How to make gelcoat shine in the Caribbean?

How to make gelcoat shine in the Caribbean?
Answer: Chalk is the Enemy!

All cans of polish or rubbing compound come with instructions and I would be the last to recommend ignoring those instructions. NOTE: These instructions are often written for more temperate climes compared to our sun drenched and salty conditions in the Caribbean. 

A recent effort at improving the gelcoat of my 1989 model sailboat reminded me to first establish the amount of chalking of the gelcoat. This is the easiest thing in the world because you simply need to rub your finger over a part of the gelcoat. If you find, as I did that the top layer consisted of chalk then forget using bottles of anything and start with wet dry sandpaper. If it is as bad as mine was then start with 500 grit and finish with 1000 grit. 

We are talking about hand sanding. If you avoid sanding by hand and use a machine the buffing pad will load up with lots of the non-shining mix of chalk and polish and you will have to wash the buffing pad more often than necessary.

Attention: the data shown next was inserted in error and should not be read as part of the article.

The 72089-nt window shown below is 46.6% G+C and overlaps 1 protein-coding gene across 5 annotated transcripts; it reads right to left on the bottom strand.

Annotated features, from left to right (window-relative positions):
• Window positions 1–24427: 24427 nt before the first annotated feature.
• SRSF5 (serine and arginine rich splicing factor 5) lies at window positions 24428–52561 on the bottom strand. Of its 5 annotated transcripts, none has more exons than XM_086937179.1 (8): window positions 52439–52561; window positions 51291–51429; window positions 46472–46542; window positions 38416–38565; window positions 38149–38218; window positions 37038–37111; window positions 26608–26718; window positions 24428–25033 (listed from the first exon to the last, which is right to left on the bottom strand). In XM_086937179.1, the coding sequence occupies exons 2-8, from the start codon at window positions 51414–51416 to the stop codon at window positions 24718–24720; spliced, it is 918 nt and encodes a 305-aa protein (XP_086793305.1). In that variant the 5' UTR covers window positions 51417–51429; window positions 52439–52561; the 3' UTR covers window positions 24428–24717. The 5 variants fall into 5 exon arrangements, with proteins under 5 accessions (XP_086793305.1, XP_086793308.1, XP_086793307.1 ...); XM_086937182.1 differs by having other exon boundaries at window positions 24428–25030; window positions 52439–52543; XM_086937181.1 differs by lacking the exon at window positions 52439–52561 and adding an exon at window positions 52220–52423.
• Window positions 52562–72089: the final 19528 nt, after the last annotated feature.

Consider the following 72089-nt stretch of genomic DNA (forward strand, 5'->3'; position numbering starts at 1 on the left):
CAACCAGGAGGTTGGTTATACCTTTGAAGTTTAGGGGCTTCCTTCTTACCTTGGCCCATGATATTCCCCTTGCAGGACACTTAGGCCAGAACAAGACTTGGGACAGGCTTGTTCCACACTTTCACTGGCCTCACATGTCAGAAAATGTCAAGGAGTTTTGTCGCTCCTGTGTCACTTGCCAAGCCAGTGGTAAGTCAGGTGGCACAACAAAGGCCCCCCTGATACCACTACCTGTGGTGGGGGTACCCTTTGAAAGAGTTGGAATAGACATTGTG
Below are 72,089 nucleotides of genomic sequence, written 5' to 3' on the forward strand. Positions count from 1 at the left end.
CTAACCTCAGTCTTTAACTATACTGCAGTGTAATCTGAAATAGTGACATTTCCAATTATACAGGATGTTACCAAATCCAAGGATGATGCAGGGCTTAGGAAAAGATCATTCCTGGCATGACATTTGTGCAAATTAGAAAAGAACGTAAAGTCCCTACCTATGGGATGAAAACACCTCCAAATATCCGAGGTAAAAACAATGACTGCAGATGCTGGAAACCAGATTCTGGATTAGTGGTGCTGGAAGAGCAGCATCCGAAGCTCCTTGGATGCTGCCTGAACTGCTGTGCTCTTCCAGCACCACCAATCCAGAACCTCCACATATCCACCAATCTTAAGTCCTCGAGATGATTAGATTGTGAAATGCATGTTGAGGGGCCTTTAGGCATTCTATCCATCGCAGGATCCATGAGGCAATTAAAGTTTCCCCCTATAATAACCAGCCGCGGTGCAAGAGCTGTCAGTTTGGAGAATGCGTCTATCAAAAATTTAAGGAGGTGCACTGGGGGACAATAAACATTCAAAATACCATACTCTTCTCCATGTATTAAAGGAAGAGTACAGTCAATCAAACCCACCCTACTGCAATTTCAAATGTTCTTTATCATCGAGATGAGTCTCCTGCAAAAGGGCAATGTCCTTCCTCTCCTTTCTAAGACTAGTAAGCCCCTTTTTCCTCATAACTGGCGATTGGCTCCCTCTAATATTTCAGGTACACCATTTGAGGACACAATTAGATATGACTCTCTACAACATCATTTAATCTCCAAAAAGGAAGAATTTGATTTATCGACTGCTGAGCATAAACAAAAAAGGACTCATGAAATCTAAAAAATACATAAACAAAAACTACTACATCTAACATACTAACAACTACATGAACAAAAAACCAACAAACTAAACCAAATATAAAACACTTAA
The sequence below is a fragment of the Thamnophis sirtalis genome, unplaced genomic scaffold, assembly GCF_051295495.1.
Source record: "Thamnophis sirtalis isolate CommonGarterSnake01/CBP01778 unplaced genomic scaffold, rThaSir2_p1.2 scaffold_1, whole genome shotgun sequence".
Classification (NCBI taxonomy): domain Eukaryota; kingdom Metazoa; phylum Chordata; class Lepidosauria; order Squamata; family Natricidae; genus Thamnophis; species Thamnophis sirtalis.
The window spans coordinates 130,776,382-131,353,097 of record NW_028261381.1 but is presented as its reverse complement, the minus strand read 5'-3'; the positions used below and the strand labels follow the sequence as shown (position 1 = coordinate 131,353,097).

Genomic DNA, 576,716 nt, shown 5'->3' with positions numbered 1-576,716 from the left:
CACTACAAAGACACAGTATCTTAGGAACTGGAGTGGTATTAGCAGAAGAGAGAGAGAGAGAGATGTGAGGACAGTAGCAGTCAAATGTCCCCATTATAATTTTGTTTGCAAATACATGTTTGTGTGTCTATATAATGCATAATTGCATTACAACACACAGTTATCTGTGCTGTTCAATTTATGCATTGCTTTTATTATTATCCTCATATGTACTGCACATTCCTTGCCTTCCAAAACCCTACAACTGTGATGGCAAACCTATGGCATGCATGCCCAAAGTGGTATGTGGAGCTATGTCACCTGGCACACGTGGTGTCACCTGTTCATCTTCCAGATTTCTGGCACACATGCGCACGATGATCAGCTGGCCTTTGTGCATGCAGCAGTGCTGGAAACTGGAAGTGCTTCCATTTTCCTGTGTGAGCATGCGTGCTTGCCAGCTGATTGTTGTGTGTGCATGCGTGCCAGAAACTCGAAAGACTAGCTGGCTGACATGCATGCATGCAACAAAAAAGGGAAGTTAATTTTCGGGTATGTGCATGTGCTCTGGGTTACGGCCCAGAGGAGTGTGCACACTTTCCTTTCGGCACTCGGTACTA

When the chalk test and potential sanding is complete, you can go back to using bottles being either the multi bottle system (rubbing compound and then polish) or a one step restorer and polish. 

If you use the bottles with heavy chalking then your result will be a frustrating and dull surface where the bottled products have combined with a great deal of chalk and there is no shine to be had no matter how optimistic the instructions on the bottles were. 

Don’t be intimidated by the idea that using sandpaper when ultimately you are looking for a shine is counter productive ……you must get rid of the chalk!

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Robbie_Ferron
Sir Robbie Ferron founded the Sint Maarten Heineken Regatta and served as Caribbean Sailing Association President for nine years.